(035) New Feature (11/16/14/JPR): The Decluster option within the block-modeling dialog has been completely redesigned. Specifically, the program now uses a fast “octree” algorithm to remove duplicate points and to decluster clustered points. This method essentially creates a temporary block model in which a parallelopiped enclosing the control points is recursively subdivided into octants that contain control points until they are smaller than the specified maximum voxel voxel size. The program then looks for multiple occurances of control points within each of these voxels and replaces these control points with a single point based on the user-specified declustering method.
The declustering methods are described as follows:
- Average: The average G-value for all points within a voxel.
- Closest Point: The G-value for the point that is closest to the voxel midpoint. Recommended for modeling color and lithology.
- Distance Weighted: The estimated G-value based on an inverse-distance-squared weighting algorithm. Recommended for modeling most data sets except for color and lithology.
- Highest: The highest G-value for all points that reside within a voxel.
- Lowest: The lowest G-Value for all points that reside within a voxel.
The Horizontal Resolution defines the declustering voxel x-size and y-size as a function of the specified project dimensions. For example, if the Horizontal Resolution is set to 50% (the default) and the x-spacing for the project model is 100′, the horizontal size of a declustering voxel will be 50′.
The Vertical Resolution defines the declustering voxel height as a function of the specified project dimensions. For example, if the Vertical Resolution is set to 50% (the default) and the z-spacing for the project model is 2 meters, the vertical size of a declustering voxel will be 1 meter.
The Show Report option will display a dialog box (shown below) that summarizes how many points were consolidated via the declustering process.
In addition, this dialog provides an option to copy the declustered points to the RockWorks Utilities Datasheet (see below).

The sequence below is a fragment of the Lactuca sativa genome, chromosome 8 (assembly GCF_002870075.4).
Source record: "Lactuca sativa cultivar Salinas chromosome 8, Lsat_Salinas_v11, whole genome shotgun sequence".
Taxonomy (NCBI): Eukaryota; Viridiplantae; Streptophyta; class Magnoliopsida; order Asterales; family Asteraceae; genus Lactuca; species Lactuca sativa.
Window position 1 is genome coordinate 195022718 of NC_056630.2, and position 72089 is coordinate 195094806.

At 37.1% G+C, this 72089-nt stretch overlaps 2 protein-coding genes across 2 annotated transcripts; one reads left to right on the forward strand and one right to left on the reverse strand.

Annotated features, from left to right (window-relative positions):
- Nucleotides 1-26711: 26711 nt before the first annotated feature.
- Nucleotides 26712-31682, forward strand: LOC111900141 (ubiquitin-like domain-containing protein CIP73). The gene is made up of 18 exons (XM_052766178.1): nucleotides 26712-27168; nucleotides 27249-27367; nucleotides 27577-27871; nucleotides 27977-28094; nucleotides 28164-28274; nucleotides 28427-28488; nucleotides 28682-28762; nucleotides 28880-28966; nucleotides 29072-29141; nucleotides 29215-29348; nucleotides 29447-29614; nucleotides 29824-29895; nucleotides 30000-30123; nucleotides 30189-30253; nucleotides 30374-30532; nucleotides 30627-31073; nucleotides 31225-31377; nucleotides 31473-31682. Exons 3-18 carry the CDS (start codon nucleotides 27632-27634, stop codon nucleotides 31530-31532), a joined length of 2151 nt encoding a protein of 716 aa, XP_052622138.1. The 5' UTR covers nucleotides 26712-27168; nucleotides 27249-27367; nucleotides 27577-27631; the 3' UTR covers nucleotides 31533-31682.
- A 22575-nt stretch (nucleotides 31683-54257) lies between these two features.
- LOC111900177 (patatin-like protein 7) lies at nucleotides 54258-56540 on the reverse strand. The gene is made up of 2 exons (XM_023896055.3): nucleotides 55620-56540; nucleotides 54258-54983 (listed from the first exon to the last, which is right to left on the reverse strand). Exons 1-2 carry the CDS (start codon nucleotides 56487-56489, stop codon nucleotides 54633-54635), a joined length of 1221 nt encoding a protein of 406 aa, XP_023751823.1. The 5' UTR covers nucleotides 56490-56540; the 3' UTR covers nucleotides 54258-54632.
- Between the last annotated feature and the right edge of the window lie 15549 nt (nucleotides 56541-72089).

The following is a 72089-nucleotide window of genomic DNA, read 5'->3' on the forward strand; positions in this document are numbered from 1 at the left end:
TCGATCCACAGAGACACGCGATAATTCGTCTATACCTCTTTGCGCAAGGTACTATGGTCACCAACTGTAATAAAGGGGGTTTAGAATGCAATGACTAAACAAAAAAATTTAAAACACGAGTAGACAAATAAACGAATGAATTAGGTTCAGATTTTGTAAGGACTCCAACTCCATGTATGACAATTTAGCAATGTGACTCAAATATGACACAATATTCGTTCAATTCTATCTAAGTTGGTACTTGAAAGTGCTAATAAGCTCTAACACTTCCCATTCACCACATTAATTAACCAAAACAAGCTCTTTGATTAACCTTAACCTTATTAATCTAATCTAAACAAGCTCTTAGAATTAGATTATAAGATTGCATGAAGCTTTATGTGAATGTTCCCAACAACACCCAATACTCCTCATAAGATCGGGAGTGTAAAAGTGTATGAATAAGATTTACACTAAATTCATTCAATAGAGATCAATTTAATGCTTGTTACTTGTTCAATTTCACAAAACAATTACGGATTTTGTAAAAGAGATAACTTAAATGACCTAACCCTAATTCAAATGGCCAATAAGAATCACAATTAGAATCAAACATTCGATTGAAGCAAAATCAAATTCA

This data may be plotted in 3D by using the Utilities / Map / 3D-Points program (see below) to examine the effects of various declustering methods and resolution settings.
- As shown by the examples above, the declustering can speed up the processing by more than 50% (half the time!).
- Creating declustering voxels that are more than 50% of the project model voxel dimensions is not effective because we’re beginning to encounter a “point of diminished return” when the declustering is spending more time consolidating the points that reside within the declustering voxels. That’s why we don’t recommend declustering resolutions greater than 50% – you’re just losing accuracy and there’s no speed benefit.
- Declustering is turned on by default and set to the Closest Point method with a horizontal resolution of 50% and a vertical resolution of 50%.
- Although the dimensions of the temporary voxels are based the project dimensions node spacing, the octree model extents may extend the project dimensions in order to accomodate control points that reside outside the project dimensions.
- In addition to handling clustered points, the declustering will eliminate any duplicate points that are passed to the modeling algorithm. This is important because some of the modeling algorithms handle duplicate points poorly (i.e. producing divide-by-zero error messages).
- Data sets that are uniformly distributed do not gain a speed benefit from declustering. In fact, the declustering actually slows down the processing. For example, a data set with 50,000 randomly distributed control points (see below) required 330 seconds without declustering and 340 seconds (3% slower) with declustering.